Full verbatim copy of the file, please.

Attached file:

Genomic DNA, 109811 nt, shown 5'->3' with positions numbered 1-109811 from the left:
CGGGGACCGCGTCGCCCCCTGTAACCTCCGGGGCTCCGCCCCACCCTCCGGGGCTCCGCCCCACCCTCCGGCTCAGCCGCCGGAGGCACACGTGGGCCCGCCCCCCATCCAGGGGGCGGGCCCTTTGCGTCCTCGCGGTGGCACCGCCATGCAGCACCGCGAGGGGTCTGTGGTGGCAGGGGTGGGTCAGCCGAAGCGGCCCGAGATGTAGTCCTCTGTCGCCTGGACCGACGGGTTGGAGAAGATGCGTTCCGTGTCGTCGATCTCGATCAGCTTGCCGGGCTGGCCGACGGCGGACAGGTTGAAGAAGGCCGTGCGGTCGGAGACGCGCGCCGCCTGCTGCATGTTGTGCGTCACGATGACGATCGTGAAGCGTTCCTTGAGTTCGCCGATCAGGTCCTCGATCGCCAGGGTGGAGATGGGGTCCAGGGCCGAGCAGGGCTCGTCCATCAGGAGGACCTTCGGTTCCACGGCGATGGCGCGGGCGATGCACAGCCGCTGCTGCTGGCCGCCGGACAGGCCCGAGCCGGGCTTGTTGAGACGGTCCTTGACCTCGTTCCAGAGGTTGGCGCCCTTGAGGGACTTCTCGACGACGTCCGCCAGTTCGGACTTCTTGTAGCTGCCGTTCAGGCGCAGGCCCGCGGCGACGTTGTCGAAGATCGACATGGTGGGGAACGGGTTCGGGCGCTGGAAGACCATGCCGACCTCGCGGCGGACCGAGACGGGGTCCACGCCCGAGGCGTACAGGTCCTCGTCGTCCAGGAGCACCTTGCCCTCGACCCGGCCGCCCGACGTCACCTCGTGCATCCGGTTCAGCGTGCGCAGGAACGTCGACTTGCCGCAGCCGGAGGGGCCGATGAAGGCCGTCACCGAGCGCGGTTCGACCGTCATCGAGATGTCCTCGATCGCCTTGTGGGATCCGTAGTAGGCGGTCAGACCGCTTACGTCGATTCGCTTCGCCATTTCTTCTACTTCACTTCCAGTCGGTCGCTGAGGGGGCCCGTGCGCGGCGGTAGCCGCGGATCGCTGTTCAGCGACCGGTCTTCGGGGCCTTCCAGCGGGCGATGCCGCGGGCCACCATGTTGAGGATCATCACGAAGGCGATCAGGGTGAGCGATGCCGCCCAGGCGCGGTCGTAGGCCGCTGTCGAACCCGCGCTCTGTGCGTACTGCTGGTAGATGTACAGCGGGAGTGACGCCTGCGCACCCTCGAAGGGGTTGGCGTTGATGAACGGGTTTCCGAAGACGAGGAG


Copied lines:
Genomic DNA, 109811 nt, shown 5'->3' with positions numbered 1-109811 from the left:
CGGGGACCGCGTCGCCCCCTGTAACCTCCGGGGCTCCGCCCCACCCTCCGGGGCTCCGCCCCACCCTCCGGCTCAGCCGCCGGAGGCACACGTGGGCCCGCCCCCCATCCAGGGGGCGGGCCCTTTGCGTCCTCGCGGTGGCACCGCCATGCAGCACCGCGAGGGGTCTGTGGTGGCAGGGGTGGGTCAGCCGAAGCGGCCCGAGATGTAGTCCTCTGTCGCCTGGACCGACGGGTTGGAGAAGATGCGTTCCGTGTCGTCGATCTCGATCAGCTTGCCGGGCTGGCCGACGGCGGACAGGTTGAAGAAGGCCGTGCGGTCGGAGACGCGCGCCGCCTGCTGCATGTTGTGCGTCACGATGACGATCGTGAAGCGTTCCTTGAGTTCGCCGATCAGGTCCTCGATCGCCAGGGTGGAGATGGGGTCCAGGGCCGAGCAGGGCTCGTCCATCAGGAGGACCTTCGGTTCCACGGCGATGGCGCGGGCGATGCACAGCCGCTGCTGCTGGCCGCCGGACAGGCCCGAGCCGGGCTTGTTGAGACGGTCCTTGACCTCGTTCCAGAGGTTGGCGCCCTTGAGGGACTTCTCGACGACGTCCGCCAGTTCGGACTTCTTGTAGCTGCCGTTCAGGCGCAGGCCCGCGGCGACGTTGTCGAAGATCGACATGGTGGGGAACGGGTTCGGGCGCTGGAAGACCATGCCGACCTCGCGGCGGACCGAGACGGGGTCCACGCCCGAGGCGTACAGGTCCTCGTCGTCCAGGAGCACCTTGCCCTCGACCCGGCCGCCCGACGTCACCTCGTGCATCCGGTTCAGCGTGCGCAGGAACGTCGACTTGCCGCAGCCGGAGGGGCCGATGAAGGCCGTCACCGAGCGCGGTTCGACCGTCATCGAGATGTCCTCGATCGCCTTGTGGGATCCGTAGTAGGCGGTCAGACCGCTTACGTCGATTCGCTTCGCCATTTCTTCTACTTCACTTCCAGTCGGTCGCTGAGGGGGCCCGTGCGCGGCGGTAGCCGCGGATCGCTGTTCAGCGACCGGTCTTCGGGGCCTTCCAGCGGGCGATGCCGCGGGCCACCATGTTGAGGATCATCACGAAGGCGATCAGGGTGAGCGATGCCGCCCAGGCGCGGTCGTAGGCCGCTGTCGAACCCGCGCTCTGTGCGTACTGCTGGTAGATGTACAGCGGGAGTGACGCCTGCGCACCCTCGAAGGGGTTGGCGTTGATGAACGGGTTTCCGAAGACGAGGAG